The criminal matter against former president Jacob Zuma will not go ahead as scheduled in the Pietermaritzburg high court on Tuesday.
The National Prosecuting Authority (NPA) confirmed that the matter was postponed by consensual agreement. In June the matter was adjourned to September 8 as a holding date.
The NPA planned to issue a statement on Monday afternoon. Zuma’s lawyer Eric Mabuza told TimesLIVE that a new date for the matter was in December.
“The state is not ready,” he said.
At Zuma’s last appearance in June, defence advocate Muzi Sikhakhane told the court that the former president’s legal team was ready for the trial to start in October, while state prosecutor advocate Billy Downer had argued that the trial could not be set down for 2020 as many circumstances, including a request for further particulars and the Covid-19 pandemic would delay proceedings.
In the past, Zuma’s former defence team was accused of adopting a “Stalingrad approach” by launching numerous court applications to delay the start of his corruption trial, while the state has always said it was ready to proceed.
Sikhakhane told the court that Downer kept shifting the goalposts when he had stated no less than seven times since 2018, when the charges were reinstated against Zuma, that the state was ready to proceed.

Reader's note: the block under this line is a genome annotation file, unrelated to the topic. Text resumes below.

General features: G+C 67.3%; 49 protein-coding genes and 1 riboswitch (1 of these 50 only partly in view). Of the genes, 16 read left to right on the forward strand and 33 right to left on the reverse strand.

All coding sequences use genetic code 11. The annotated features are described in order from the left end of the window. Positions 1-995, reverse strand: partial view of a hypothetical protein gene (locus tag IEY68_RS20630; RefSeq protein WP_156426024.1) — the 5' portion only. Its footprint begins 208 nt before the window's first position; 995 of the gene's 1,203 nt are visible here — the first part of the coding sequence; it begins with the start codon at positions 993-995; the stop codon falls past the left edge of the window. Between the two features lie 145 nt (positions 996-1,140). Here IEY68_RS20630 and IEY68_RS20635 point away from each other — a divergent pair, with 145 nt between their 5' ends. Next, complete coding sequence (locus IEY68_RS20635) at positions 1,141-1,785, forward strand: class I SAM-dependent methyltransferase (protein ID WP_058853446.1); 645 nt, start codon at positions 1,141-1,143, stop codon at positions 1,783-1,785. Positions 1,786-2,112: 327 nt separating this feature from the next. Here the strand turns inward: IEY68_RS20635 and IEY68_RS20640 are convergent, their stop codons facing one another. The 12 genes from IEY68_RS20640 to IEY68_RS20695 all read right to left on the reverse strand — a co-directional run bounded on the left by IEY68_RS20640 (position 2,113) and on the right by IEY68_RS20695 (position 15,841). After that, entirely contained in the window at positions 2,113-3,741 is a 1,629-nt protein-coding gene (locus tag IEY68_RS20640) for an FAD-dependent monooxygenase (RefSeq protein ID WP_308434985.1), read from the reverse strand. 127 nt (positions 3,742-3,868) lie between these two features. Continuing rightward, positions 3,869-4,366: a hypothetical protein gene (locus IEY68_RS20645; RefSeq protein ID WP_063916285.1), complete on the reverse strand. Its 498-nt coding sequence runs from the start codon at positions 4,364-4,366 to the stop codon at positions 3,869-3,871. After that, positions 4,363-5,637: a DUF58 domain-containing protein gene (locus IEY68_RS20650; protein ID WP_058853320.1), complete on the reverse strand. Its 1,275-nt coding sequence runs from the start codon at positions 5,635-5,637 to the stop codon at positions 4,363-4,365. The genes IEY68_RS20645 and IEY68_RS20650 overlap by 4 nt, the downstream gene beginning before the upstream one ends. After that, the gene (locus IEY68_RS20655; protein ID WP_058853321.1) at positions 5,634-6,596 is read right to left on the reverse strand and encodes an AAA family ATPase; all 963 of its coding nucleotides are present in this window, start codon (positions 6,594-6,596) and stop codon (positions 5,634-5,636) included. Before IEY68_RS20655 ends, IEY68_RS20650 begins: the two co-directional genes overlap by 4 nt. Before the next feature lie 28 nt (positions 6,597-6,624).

However Downer argued that the state was made to look like the “bad boy” when the defence had only requested further particulars on June 19.
He said the proceedings began in 2006 yet Zuma’s team only started to debate the merits of the case now.
Downer explained that he could not commit to a pretrial certification date in August as the Covid-19 outbreak had even delayed the request for further particulars.
The forensic team working on the matter was quarantined for 14 days.
Downer added that the state could also not commit to a trial date in October as it had many international witnesses on its witness list and there was uncertainty on when travel bans due to Covid-19 would be lifted.
Zuma is accused of receiving an annual bribe of R500,000 from Thales for protection from an investigation into the controversial multibillion-rand arms deal.
The alleged bribe was facilitated by Zuma’s former financial adviser Schabir Shaik.
By Nivashni Nair – TimesLIVE